and 10 Variations of National Airs (op. 107). The Sonata just referred to, the greatest work yet written for the piano, and not unjustly compared with the Ninth Symphony, belonged in a special sense to the Archduke. The first two movements were presented to him for his Name-day; the whole work when published was dedicated to him, and the sketch of a piece for solo and chorus exists in which the subject of the first Allegro is set to the words 'Vivat Rodolphus.' In addition the Archduke is said to have been able to play the Sonata. Beethoven may have hated his 'Dienstschaft,' but there is reason to believe that he was sincerely attached to his clever, sympathetic, imperial pupil.
The summer and autumn of both 1818 and 19 were spent at Mödling. His health at this time was excellent, and his devotion to the Mass extraordinary. Never had he been known to be so entirely abstracted from external things, so immersed in the struggle of composition. Schindler has well described a strange scene which occurred during the elaboration of the Credo—the house deserted by the servants, and denuded of every comfort; the master shut into his room, singing, shouting, stamping, as if in actual conflict of life and death over the fugue 'Et vitam venturi'; his sudden appearance wild, dishevelled, faint with toil and 24 hours fast! These were indeed 'drangvollen Umständen'—wretched conditions—but they are the conditions which accompany the production of great works. During the whole of this time the letters show that his nephew occupied much of his thoughts. While at work on this sublime portion of the Mass just mentioned, he was inspired to write the beautiful Sonata in E major (op. 109), the first of that unequalled trio which terminate that class of his compositions.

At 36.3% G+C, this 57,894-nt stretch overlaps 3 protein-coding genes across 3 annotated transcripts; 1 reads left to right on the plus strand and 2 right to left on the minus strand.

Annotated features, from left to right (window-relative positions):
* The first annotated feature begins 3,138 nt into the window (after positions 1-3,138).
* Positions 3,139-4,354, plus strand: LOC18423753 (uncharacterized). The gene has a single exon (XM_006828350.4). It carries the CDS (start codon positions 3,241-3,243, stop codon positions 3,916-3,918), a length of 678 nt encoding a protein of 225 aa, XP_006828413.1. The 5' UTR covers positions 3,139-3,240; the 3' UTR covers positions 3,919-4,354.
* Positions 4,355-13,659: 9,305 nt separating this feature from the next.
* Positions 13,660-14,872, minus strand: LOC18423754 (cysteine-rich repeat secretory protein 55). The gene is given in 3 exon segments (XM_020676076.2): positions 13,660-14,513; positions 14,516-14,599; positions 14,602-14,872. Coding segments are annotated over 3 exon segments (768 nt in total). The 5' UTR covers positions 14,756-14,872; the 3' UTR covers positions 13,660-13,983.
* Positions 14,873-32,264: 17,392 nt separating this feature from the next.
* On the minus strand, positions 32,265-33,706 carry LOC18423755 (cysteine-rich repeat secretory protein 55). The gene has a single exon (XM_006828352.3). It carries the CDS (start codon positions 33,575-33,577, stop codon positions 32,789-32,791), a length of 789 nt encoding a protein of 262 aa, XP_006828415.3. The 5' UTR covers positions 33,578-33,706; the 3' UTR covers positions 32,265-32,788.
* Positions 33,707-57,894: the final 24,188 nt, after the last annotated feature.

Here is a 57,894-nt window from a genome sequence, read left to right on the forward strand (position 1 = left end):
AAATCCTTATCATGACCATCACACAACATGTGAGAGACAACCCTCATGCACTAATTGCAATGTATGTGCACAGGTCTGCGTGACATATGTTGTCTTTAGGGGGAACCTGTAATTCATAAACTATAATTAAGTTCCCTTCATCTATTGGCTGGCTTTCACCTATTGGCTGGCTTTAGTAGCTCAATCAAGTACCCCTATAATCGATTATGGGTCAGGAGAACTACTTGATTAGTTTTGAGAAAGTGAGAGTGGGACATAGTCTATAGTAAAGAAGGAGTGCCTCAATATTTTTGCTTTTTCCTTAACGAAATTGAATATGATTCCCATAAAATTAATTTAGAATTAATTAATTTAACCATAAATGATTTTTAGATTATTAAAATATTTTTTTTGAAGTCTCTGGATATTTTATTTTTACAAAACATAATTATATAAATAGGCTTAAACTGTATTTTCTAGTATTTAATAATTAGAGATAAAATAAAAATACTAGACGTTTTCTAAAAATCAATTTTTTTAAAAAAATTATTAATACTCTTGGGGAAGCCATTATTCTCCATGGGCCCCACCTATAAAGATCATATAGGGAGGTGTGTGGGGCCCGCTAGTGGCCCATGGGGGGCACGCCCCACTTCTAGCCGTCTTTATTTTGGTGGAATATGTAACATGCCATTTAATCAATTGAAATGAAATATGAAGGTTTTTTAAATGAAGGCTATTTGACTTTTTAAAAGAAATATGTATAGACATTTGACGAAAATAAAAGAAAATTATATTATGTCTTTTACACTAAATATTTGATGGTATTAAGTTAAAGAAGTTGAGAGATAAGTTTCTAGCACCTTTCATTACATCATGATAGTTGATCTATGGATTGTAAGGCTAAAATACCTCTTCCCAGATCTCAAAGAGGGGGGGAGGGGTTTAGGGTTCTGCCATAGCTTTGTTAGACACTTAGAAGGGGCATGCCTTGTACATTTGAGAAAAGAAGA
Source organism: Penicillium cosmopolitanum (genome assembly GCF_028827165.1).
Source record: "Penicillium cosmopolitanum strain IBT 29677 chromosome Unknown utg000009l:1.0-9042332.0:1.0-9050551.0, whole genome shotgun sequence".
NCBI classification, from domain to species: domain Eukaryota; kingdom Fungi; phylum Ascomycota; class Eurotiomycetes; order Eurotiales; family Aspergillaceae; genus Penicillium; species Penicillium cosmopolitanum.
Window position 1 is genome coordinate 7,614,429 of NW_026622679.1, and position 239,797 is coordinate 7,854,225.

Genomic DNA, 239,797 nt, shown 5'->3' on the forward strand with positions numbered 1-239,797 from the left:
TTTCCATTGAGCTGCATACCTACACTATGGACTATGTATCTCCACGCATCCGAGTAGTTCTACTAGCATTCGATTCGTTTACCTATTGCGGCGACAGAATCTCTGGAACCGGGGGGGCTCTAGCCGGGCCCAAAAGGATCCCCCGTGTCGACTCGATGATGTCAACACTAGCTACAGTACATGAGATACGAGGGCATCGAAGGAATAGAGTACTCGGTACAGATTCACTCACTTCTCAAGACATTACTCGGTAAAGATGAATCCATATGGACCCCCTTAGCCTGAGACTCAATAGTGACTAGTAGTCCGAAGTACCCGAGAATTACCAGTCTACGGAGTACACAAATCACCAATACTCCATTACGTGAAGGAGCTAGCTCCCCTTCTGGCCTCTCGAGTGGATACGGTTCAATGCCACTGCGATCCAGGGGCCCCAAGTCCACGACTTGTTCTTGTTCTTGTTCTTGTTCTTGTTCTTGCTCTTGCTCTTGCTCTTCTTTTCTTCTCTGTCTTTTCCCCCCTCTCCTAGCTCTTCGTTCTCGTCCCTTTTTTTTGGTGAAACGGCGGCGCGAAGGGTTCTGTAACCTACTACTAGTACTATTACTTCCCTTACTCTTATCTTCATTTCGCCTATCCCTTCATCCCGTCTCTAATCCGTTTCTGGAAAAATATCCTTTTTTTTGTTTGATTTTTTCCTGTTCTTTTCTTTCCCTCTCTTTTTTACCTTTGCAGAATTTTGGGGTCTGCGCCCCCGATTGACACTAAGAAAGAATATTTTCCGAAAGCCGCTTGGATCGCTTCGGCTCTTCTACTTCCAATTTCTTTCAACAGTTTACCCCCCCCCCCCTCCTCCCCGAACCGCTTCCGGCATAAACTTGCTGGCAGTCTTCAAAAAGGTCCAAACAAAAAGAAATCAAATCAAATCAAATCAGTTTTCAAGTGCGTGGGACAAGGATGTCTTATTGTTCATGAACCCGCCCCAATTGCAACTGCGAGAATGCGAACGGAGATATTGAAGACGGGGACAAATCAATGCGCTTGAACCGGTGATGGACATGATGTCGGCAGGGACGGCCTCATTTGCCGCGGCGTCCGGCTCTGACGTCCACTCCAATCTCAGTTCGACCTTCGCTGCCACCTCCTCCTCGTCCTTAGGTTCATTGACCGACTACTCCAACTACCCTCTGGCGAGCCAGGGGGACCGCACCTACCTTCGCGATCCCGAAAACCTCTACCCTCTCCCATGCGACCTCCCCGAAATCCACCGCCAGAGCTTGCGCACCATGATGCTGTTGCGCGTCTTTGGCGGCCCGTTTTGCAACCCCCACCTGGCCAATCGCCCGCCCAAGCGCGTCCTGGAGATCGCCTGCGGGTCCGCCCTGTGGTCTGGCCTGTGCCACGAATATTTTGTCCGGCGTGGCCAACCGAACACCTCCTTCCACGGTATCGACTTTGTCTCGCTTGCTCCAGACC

It is hardly necessary to say that the Installation went by without Beethoven's Mass, which indeed waa not completed till the beginning of 1822. He announces its termination on Feb. 27, and the perfect copy of the score was delivered into his patrons hands on March 19, exactly two [App. p.533 "1823, three"] years after the day for which it was projected. As the vast work came to an end, his thoughts reverted to his darling pianoforte, and the dates of Dec. 25, 1821, and Jan. 13, 1822, are affixed to the two immortal and most affecting Sonatas, which vie with each other in grandeur, beauty, and pathos, as they close the roll of his large compositions for the instrument which he so dearly loved and so greatly ennobled.